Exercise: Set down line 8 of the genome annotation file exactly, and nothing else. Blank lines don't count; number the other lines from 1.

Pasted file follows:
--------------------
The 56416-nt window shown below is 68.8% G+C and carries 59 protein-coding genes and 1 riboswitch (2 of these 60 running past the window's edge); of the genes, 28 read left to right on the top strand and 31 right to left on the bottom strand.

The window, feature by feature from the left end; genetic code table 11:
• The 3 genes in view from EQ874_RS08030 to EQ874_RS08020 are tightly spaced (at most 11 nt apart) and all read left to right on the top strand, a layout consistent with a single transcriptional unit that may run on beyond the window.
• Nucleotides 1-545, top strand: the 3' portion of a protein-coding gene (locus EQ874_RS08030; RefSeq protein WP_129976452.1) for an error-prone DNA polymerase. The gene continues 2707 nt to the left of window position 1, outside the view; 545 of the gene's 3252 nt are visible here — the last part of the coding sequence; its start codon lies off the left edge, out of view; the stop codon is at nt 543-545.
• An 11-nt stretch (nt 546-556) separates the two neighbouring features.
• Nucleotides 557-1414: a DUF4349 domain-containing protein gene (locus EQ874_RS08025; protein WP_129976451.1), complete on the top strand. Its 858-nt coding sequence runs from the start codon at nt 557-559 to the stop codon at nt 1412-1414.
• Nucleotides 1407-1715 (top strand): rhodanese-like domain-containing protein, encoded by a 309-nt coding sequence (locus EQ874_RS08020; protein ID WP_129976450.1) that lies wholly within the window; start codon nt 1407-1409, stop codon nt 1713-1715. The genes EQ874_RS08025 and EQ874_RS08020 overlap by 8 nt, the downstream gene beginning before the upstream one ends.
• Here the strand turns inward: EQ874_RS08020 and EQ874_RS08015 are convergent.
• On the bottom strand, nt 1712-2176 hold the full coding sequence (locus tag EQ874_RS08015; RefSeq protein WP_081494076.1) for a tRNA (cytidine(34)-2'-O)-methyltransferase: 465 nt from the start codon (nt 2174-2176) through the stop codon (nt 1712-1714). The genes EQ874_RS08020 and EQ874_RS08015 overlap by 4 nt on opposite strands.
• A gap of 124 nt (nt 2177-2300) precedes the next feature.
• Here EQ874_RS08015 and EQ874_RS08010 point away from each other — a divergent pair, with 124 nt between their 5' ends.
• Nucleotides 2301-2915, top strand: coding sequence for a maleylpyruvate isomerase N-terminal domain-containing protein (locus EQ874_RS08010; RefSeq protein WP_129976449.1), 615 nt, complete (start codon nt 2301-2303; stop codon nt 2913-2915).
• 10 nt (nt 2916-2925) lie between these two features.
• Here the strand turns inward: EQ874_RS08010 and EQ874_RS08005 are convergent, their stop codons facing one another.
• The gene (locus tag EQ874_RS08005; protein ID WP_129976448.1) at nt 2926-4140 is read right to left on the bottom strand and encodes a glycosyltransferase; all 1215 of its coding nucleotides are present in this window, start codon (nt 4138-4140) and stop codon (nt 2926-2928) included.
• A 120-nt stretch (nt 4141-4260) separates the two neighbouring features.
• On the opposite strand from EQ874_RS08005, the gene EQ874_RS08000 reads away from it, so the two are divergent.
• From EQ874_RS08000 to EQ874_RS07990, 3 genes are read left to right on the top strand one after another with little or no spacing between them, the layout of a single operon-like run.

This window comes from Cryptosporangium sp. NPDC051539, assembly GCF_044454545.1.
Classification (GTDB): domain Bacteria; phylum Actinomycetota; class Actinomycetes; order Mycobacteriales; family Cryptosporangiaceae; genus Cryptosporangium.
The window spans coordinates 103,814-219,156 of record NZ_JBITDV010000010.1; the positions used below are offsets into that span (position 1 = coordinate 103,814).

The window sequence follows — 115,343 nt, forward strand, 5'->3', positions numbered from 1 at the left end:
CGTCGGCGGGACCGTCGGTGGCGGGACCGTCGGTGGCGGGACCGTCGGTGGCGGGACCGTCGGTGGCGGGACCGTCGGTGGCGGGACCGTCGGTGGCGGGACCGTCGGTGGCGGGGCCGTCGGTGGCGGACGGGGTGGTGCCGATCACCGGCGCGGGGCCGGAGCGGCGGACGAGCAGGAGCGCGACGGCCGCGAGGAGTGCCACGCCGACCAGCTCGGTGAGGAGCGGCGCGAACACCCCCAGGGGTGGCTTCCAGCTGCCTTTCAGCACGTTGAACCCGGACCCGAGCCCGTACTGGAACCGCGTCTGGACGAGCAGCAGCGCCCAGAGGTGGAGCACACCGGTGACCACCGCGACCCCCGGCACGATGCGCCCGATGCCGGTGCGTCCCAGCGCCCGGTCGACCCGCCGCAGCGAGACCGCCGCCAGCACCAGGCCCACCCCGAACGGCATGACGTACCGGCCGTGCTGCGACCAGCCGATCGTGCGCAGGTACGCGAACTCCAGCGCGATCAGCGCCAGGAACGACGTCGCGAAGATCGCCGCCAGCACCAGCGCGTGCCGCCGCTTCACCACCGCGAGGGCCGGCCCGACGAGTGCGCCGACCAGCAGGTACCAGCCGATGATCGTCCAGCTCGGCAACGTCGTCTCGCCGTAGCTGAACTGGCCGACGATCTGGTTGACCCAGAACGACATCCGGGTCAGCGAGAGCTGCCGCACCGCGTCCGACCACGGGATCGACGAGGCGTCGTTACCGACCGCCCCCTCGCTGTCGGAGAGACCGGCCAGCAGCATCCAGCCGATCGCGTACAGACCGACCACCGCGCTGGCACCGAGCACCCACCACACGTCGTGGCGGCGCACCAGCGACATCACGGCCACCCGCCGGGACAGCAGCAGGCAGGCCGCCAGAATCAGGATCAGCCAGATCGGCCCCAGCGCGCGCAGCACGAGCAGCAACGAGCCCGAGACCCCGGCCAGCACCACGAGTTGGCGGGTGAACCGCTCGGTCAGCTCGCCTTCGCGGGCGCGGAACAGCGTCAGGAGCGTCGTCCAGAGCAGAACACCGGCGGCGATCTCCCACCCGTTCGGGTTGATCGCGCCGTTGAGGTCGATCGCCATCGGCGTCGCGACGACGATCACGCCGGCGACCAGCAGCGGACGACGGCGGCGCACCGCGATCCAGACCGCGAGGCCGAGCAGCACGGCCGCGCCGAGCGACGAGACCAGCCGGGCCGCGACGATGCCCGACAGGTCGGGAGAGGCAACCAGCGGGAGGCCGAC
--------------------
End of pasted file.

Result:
• Here the strand turns inward: EQ874_RS08020 and EQ874_RS08015 are convergent.